Miracles do happen.
The Plunge Protection Team er, The President's Working Group on Financial Markets meets, and not even a week later we have a bid for Countrywide (CFC). The timing is almost amazing, isn't it? Oh, to be the fly on the wall during that conversation.
I wrote this on a message board Thursday night:
Call me a conspirasist but I think the govt is doing this. Citi can't do it, so BAC is 2nd largest, absorb this piece of (edited for language! haha) and we'll make sure you are ok on the other side.
Now we need to find someone to buy WaMu and then we have about 40% of the U.S. mortgage market "saved."
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Here is the reality, a Republican administration does not want to be seen bailing out a leading financial institution with tax dollars. Additionally, a CFC bankruptcy would of caused serious panic as I believe it handles about 20% of the country's mortgages. It would kill confidence. Rightly or wrongly, the sharks have been circling Countrywide, and many bankruptcies are accelerated by lack of confidence. Vendors stop sending product to a manufacturer because they are afraid of not getting paid back, bank lines of credit dry up, and it feeds on itself. This is the scenario that has been playing out with Countrywide.
The facts on the ground, are that 7% of Countrywide loans are now delinquent, which is up from 5% a year ago, and foreclosures have almost doubled. And that's coming off a "great" 2007 in the economy. These don't sound like huge numbers, but again we are just ENTERING the real credit mess, most of these two-year ARMs are just now jumping (and will be continuing to do so throughout 2008). People will try their best to pay for a few quarters (or use credit cards to pay mortgages), but eventually, they will succumb, and lose their homes.
The height of defaults will probably hit about a year from now and into 2009. Countrywide won't last that long. 9%, 11%, and 13% delinquency rates a year from now would be a nail in Countrywide's coffin. They are dependent on new funding and its lines of credit would dry up. (One could argue that the company still has its bank deposits, but did you see the lines at Northern Rock once panic hits?) ["Northern Rock Drops 30% Today"]
So what do we have here instead? We have one of our stronger banks, Bank of America (BAC) buying a company on life support, and with the implicit backing of the government. Trust me, the government will be helping Bank of America on the back end, "behind closed doors," because these loans are like asbestos. They have huge future unknown liabilities. Would anyone buy a company with asbestos exposure in the 1990s, knowing the huge future liabilities? No. But if you have the government doing a behind the scenes bailout for you, it gives you entry into the mortgage market, a 20% share, and you have a balance sheet that is good enough to live through the next few years, and then when we come out of this in 3-4 years you have a dominant position in a great long-term business (mortgages).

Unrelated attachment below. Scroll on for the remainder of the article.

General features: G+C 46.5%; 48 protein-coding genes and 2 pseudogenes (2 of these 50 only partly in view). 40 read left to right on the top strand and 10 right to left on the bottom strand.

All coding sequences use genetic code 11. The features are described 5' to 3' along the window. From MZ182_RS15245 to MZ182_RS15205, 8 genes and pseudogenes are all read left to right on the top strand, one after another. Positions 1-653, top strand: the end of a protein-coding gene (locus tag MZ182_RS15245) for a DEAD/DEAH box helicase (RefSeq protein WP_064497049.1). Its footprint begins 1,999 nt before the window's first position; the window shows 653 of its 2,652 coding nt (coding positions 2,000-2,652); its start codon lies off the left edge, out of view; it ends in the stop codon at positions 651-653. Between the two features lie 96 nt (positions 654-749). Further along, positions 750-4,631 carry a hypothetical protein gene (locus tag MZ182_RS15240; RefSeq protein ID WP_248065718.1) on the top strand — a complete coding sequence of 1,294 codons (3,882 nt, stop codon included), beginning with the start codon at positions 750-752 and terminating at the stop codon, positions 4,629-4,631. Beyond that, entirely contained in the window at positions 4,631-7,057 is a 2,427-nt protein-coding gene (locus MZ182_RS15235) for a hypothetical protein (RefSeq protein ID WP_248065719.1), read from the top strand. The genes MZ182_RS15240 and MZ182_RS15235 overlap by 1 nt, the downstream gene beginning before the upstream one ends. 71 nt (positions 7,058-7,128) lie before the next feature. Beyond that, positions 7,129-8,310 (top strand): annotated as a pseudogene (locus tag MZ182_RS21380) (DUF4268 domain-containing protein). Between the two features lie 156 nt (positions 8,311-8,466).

Alone, Countrywide wouldn't make it through another year, not to mention the 3-4 years. Keep in mind that a year ago, Bank of America was in talks to potentially acquire CFC when it was in the $40s. And at that time they paid around $2 billion when it was around $18 in August. So to get the franchise for under $7, with a $4 billion price tag is nothing. $4 billion? In the financial world these days, companies write that amount off every month.
The other dog is Washington Mutual (WM). I am sure the same arrangement will be made for an implicit behind the scenes, government bailout of whomever takes over WM. It won't be Citigroup (C) since the company itself is in such a bad situation, but it will be one of the top 5-7 banks like a Wells Fargo (WFC) type who actually ran its business reasonably well (again, it's all relative), and has no SIVs or off-balance sheet junk. And in the long run it will strengthen its business just like the situation with Bank of America. But you need to be strong enough financially to weather the next 1-2 years to get out "the other side." Maybe it's next week, maybe it's next month, but within 6 months I would expect WM to be taken out.
As investors we won't have to hear about this issue day in, and day out. From that perspective, it's 'containable. About 35%+ of our mortgage market will go from "weak hands" to "strong hands" (those who can handle asbestos exposure for the next few years), and the needed write downs on this portfolio can continue in the background - and your U.S. tax dollars can make sure it all works out well in the end.
From a stock market perspective, this is a win as these 2 dogs won't be the underpinnings of angst on a daily basis. From a "free market" perspective, it's laughable.